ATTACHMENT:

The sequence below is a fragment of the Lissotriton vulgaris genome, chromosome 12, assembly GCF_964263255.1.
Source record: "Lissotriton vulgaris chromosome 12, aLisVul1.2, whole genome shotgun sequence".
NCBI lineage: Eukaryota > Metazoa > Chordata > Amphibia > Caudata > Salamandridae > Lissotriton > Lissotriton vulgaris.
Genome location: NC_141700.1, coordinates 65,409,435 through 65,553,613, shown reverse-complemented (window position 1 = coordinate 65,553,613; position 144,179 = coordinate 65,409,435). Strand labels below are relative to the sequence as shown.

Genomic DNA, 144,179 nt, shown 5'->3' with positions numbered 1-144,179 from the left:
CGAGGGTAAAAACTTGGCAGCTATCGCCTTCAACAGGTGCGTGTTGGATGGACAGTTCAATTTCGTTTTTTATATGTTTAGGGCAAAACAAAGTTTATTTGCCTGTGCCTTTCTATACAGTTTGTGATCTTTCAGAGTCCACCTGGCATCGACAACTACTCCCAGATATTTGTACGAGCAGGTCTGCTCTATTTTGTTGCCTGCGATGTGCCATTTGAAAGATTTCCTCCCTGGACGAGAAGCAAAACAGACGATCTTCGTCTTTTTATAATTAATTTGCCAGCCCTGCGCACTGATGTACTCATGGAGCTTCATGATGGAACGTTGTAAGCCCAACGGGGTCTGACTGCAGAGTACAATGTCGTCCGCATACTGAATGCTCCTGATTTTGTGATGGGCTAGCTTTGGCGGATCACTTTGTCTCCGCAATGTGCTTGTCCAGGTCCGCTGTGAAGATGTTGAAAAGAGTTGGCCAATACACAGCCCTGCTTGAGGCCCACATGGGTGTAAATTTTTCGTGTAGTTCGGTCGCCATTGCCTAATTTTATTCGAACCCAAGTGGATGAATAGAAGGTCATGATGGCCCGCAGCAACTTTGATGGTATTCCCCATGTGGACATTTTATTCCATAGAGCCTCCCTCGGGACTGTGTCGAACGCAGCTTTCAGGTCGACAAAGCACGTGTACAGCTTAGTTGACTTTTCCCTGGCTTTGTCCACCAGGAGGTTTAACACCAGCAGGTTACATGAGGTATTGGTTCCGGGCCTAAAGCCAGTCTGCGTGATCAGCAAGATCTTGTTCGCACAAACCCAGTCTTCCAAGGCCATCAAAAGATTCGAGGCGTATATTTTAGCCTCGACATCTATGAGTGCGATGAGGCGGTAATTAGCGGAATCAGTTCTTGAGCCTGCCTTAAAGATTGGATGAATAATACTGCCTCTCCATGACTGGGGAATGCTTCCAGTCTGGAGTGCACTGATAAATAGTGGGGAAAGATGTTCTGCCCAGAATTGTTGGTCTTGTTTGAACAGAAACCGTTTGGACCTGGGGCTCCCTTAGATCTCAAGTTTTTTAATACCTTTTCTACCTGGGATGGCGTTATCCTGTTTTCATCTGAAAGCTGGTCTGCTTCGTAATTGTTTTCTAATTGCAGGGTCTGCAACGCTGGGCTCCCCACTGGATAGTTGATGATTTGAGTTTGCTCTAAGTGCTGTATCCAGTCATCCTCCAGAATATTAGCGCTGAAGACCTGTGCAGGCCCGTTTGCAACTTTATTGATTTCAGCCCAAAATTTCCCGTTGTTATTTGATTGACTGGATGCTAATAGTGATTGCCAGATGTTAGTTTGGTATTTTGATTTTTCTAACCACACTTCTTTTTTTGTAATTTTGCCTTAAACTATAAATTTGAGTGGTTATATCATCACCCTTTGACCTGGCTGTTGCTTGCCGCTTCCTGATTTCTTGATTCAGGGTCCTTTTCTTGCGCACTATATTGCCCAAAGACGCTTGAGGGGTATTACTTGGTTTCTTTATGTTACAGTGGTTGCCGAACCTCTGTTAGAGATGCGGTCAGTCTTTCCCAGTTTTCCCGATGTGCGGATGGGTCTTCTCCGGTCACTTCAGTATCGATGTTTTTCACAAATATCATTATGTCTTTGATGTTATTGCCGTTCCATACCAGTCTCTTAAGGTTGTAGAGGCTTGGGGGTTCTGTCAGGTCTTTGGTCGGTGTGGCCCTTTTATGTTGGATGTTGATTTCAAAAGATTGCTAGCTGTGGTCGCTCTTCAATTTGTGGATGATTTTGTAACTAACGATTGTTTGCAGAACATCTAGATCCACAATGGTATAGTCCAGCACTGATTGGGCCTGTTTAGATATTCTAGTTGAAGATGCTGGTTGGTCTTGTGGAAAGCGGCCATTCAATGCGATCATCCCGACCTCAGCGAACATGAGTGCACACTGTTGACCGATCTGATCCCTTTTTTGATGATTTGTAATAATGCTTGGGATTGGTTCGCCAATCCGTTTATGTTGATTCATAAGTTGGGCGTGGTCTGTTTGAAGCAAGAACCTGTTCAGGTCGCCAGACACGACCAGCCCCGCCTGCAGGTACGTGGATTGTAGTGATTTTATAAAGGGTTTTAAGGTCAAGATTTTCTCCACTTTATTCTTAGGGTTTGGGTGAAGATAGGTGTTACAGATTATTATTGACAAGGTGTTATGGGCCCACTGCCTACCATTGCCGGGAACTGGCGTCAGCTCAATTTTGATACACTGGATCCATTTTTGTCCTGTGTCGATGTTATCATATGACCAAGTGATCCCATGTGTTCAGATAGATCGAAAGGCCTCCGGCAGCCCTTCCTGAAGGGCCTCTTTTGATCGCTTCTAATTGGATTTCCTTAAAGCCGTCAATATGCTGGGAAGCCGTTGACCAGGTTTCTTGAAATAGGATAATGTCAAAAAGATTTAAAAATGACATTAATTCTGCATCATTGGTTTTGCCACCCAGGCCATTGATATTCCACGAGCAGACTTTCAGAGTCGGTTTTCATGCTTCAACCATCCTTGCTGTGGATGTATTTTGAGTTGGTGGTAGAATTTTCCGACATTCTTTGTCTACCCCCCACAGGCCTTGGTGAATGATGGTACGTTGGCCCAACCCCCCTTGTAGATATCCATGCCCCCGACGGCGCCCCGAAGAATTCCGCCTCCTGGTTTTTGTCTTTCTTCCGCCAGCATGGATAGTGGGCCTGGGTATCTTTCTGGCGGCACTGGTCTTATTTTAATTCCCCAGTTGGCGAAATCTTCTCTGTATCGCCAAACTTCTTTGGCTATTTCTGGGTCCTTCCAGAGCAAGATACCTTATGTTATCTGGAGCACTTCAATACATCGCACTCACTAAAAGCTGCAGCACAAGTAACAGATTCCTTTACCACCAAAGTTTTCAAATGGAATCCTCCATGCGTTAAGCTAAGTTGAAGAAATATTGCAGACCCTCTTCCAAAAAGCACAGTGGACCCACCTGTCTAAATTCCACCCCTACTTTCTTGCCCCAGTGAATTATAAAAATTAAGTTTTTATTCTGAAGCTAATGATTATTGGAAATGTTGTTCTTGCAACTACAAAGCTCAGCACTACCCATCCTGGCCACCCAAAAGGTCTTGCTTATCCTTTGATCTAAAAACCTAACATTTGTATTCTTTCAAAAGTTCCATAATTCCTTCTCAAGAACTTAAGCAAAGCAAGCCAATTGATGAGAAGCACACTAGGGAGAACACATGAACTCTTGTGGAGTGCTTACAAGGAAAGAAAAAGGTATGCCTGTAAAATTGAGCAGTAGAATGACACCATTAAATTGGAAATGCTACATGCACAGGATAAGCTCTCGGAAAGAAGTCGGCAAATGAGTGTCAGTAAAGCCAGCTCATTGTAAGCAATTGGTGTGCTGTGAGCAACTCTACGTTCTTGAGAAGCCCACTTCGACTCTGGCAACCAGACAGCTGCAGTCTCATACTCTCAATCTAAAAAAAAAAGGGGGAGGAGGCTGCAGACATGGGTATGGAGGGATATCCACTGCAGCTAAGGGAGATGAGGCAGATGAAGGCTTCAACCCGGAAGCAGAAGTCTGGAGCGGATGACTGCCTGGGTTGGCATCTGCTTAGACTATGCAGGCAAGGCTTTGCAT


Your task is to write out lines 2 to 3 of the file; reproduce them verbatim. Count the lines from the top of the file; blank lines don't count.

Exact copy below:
Source record: "Lissotriton vulgaris chromosome 12, aLisVul1.2, whole genome shotgun sequence".
NCBI lineage: Eukaryota > Metazoa > Chordata > Amphibia > Caudata > Salamandridae > Lissotriton > Lissotriton vulgaris.